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I hope to phrase my question correctly (if not please help me to entitle it better) ,to make it clear,please take a look at my code.


class Factory
{
    public string Name { get; set; }

    private Person _manager;
    public Person Manager 
    {
        get
        {
            return (_manager );
        }
        set
        {
            _manager = value;
            if (_manager.WorkPlace!=this)
            {
                _manager.WorkPlace = this;
            }
        }
    }

    public Factory(string name, Person manager)
    {
        Name = name;
        Manager = manager;
        if (Manager.WorkPlace ==null)
        {
            Manager.WorkPlace = this;
        }

    }

    public Factory(string name, string managerFullName, int managerAge)
    {
        Name = name;
        Manager = new Person(managerFullName, managerAge);

        if (Manager.WorkPlace != this)
        {
            Manager.WorkPlace = this;
        }

    }

    public void ShowInfo()
    {...}

}

my problem appears when using first constructor of factory class

class Program
{
    static void Main(string[] args)
    {
        Person oPerson1=new Person("Jon",30);

        factory oFactory1=new Factory("f1",oPerson1);
        factory oFactory2=new Factory("f2",oPerson1);
        factory oFactory3=new Factory("f3",oPerson1);
        factory oFactory4=new Factory("f4",oPerson1);
        ...
    }
}

as you can see in this constructor I can use one person object(as a manger) more than one time ,in fact so many times it could be used , and there is nothing to prevent me . that means one person could manage many factories,I dont want it.I want a person could mange only one factory,how is that possible?


to handle this issue some workarounds came to my mind.
1- deleting that constructor and using only another one .(but I am looking for a better solution,I would like to have that constructor.)
2- throwing an exception in Run time that i hate it


as i know the c# compiler has nothing to prevent passing an object more than one time.
should I change something in design of the class? what is your recommendation? what is the best solution ?thank u so much for any advices.

EDIT:Our business Logic

each factory has a manager ,its meaningless to have a factory without a manger.

and a person could be a manager.

person(1..1)-------------(0..1)factory

share|improve this question
2  
How big a problem is this? Can't you simply ... not do it? –  Lasse V. Karlsen Apr 10 '11 at 20:47
    
Throwing an exception in the constructor is your closest bet –  BrokenGlass Apr 10 '11 at 20:52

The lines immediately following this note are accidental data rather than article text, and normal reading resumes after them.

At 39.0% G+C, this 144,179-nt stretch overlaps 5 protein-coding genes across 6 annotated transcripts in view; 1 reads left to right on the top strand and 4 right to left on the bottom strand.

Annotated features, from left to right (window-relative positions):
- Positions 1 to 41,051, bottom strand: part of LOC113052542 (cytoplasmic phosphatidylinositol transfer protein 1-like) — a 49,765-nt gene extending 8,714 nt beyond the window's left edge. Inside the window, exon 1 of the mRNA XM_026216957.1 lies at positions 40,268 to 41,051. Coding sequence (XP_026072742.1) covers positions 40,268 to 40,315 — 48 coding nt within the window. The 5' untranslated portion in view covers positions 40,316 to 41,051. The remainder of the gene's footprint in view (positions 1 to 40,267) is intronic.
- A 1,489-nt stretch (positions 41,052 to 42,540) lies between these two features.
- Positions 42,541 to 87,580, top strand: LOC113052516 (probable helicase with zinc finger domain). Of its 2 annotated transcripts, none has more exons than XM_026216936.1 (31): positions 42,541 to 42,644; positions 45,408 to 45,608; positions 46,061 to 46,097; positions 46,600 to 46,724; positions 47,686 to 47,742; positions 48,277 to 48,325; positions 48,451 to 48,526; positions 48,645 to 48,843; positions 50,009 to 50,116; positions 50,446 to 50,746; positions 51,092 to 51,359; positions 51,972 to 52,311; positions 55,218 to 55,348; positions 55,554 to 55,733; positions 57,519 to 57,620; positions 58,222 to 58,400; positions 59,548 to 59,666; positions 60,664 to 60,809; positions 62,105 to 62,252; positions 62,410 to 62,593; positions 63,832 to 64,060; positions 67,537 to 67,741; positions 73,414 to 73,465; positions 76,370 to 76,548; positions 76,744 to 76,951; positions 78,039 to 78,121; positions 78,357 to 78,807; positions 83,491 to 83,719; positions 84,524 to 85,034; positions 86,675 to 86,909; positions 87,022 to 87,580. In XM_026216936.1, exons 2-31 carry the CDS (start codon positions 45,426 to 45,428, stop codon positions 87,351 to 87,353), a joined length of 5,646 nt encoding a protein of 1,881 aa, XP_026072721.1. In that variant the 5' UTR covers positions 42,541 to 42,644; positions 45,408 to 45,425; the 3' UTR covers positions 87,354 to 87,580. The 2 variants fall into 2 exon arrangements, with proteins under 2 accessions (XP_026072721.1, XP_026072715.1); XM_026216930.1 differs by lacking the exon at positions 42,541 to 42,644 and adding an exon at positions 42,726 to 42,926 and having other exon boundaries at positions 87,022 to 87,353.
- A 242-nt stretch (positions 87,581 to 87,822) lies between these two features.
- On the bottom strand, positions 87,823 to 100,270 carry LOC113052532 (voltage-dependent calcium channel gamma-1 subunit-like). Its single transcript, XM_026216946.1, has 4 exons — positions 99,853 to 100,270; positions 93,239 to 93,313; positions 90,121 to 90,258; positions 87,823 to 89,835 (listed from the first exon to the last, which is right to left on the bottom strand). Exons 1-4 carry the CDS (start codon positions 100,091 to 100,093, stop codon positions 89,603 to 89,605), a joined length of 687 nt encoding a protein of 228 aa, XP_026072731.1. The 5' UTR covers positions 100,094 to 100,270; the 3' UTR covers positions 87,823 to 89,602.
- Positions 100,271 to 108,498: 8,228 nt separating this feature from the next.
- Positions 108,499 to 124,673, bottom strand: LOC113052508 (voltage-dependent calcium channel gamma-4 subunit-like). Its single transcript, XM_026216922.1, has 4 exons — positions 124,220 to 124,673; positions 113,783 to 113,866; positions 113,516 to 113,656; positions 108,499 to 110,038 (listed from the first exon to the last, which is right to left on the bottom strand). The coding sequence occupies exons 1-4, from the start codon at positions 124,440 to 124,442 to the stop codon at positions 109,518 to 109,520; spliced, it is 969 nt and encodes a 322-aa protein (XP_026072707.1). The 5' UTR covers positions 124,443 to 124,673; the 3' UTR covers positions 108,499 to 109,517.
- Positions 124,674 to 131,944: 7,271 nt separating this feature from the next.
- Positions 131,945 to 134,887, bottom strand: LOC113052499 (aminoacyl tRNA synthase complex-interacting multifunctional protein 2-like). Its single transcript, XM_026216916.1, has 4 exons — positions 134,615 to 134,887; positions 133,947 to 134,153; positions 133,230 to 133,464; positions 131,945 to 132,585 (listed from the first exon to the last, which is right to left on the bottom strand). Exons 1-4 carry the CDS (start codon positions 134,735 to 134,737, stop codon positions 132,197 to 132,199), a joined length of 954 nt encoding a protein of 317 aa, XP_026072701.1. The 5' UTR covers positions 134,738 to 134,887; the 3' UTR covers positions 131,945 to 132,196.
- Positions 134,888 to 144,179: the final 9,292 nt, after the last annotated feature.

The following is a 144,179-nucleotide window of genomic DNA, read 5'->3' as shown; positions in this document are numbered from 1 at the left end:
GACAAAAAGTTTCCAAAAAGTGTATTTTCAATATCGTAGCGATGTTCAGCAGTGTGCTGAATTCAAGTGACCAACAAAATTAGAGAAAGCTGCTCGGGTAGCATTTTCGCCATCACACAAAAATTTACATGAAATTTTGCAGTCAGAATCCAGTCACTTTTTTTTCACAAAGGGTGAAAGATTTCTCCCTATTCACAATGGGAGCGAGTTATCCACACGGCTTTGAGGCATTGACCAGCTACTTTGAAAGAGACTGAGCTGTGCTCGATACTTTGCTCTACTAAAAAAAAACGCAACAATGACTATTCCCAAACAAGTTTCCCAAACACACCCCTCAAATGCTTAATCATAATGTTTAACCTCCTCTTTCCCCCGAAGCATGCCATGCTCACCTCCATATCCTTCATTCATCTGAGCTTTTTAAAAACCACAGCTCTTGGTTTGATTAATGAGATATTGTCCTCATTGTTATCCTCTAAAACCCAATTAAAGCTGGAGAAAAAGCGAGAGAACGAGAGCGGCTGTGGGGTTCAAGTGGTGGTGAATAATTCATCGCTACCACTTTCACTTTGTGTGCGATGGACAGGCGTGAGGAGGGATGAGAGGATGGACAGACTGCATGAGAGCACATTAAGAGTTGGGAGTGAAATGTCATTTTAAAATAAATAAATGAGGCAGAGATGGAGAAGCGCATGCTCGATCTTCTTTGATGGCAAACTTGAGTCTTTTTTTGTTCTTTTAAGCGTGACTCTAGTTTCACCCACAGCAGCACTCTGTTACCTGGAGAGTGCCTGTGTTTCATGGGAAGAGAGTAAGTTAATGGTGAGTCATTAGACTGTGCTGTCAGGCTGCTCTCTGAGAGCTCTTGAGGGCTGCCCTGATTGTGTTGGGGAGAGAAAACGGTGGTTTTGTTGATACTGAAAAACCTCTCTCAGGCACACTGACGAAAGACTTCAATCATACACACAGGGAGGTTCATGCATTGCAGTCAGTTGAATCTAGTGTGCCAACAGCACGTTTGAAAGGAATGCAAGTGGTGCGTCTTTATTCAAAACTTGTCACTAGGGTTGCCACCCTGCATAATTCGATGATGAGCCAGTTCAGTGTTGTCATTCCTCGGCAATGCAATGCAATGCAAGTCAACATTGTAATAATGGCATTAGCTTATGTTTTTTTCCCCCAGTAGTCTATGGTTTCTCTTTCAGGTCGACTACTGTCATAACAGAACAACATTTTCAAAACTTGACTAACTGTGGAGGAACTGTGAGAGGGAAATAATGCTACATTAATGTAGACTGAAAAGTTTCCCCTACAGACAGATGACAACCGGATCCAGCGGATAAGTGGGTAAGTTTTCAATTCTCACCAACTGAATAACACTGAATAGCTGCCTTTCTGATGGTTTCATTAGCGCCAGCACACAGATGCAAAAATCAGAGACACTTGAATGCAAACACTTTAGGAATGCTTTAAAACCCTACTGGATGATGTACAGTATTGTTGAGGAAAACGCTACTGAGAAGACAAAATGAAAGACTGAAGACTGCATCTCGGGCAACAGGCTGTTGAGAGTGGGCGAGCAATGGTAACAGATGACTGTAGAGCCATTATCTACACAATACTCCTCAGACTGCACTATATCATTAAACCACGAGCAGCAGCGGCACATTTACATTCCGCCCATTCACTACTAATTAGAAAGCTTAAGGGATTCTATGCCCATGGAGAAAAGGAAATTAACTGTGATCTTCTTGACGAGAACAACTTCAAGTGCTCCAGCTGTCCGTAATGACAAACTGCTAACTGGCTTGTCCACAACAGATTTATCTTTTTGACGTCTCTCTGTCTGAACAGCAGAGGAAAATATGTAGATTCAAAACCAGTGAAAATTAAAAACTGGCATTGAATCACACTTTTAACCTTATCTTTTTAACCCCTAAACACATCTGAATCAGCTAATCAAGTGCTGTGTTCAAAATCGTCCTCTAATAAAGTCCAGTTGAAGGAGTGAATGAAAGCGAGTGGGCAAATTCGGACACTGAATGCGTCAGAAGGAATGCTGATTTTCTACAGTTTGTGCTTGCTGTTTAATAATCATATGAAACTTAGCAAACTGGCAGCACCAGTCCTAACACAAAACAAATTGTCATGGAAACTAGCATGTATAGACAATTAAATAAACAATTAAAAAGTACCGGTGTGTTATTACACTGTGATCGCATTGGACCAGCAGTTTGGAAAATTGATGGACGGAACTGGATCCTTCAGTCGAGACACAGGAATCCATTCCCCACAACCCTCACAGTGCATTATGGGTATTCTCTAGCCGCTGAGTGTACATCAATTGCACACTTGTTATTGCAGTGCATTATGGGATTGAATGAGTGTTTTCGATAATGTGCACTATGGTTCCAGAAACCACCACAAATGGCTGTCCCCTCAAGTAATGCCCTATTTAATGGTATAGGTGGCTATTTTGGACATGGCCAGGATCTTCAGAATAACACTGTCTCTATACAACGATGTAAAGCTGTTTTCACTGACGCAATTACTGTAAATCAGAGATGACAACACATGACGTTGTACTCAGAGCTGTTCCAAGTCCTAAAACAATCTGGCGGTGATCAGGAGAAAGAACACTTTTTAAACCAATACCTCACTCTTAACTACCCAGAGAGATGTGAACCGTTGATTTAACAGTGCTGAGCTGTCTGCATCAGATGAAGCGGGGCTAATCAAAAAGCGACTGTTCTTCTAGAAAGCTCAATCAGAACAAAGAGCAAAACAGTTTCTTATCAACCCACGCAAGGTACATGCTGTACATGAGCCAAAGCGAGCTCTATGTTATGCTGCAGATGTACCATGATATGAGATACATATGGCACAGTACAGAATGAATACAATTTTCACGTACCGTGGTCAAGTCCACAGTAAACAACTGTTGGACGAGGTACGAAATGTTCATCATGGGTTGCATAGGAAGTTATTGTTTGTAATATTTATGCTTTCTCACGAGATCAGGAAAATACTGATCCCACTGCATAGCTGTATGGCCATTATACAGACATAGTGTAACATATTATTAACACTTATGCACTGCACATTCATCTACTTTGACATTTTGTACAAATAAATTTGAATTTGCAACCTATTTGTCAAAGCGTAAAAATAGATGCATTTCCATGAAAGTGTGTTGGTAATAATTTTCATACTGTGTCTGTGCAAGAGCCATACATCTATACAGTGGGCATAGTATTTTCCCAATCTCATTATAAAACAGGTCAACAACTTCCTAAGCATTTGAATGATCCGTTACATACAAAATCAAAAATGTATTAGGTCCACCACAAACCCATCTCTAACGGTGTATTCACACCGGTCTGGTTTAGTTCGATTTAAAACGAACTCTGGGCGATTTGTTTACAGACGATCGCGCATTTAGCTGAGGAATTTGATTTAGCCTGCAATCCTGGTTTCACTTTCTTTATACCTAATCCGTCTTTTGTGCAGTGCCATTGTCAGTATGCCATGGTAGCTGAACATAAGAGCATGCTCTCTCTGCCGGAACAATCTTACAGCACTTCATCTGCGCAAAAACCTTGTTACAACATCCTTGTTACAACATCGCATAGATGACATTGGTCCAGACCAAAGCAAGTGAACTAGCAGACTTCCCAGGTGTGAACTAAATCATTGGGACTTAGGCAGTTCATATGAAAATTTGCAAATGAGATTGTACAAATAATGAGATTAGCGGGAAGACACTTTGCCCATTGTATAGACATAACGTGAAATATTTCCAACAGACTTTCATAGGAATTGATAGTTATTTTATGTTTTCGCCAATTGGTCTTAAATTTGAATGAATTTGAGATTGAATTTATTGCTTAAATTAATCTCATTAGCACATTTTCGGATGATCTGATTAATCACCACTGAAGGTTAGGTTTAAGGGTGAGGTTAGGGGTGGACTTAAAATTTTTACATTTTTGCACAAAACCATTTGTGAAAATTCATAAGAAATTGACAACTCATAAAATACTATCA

4 Answers 4

Relationships are better modeled with static code relationships than with imperative checks. That would enable the compiler to help you enforce the relationship.

Remove the manager from the factory and add the factory to the manager:

public class Manager : Person
{
    public Manager(Factory factory)
}

In this way a Manager can manage only one Factory...

share|improve this answer

The answer is in your code:

set
{
    _manager = value;
    if (_manager.WorkPlace!=this)
    {
        _manager.WorkPlace = this;
    }
}

Replace this with

set
{
    if (value == null)  // Edit: Add manager release capability to change factories
    {
        if(_manager != null)
           _manager.WorkPlace = null;

        _manager = null;
    }
    else if (value.WorkPlace == null)
    {
        _manager = value;
        _manager.WorkPlace = this;
    }
    else
        throw new ArgumentException();
}
share|improve this answer
1  
this would mean managers can't switch jobs though ;-) –  BrokenGlass Apr 10 '11 at 20:56
    
1-we must assign a value to _manager at the first line of the set,if not an "object Null refrence exception " would be raised. 2-imagin you use this class,what s your feeling when u see an exception Frequently. 3-as Broken said,in this manner we would have problem when changing a Factory Manager or vice versa .thanks –  siamak Apr 10 '11 at 22:32
    
1 - Thanks, fixed. 2 - Since this is a restriction of the problem, it's an error to assign the manager to another factory. But it should be in the documentation. Or might use Code Contracts to have it also in intellisense. 3 - Change might be done by first releasing the current one. It might be a good idea to have that situation. (I'll add it to the code). –  sukru Apr 10 '11 at 22:48

I use the following "micropattern" for setters:

    public Person Manager 
    {
        get
        {
            return (_manager );
        }
        set
        {
            if (_manager != null)
            {
                _manager.WorkPlace = null;
            }

            _manager = value;

            if (_manager != null)
            {
                _manager.WorkPlace = this;
            }
        }

Now, whenever you associate a manager with a factory, it's old manager is automatically de-associated with the factory.

Now, this does not prevent you reassigning a manager to a factory. But it will make sure that pointers are always in sync with each other.

I learned this trick from Martin Fowlers Refactoring. An online reference to the technique can be found here.

share|improve this answer
    
I think you mean _manager.WorkPlace.Manager = null; –  Mark Cidade Apr 10 '11 at 21:08
    
very good refrence ,thank u –  siamak Apr 10 '11 at 22:15

Despite that you hate it, throwing an exception in the constructor will notify you early that you have an error. You also need to make sure that the Person isn't already a manager.

public Factory(string name, Person manager)
{   if (Manager.WorkPlace != null && Manager.WorkPlace.Manager==manager)
    { 
        var errmsg = "Cannot pass an existing manager to Factory constructor.";
        throw new ArgumentException("manager",errmsg);
    }

    Name = name;
    Manager = manager;
    Manager.WorkPlace = this;
}
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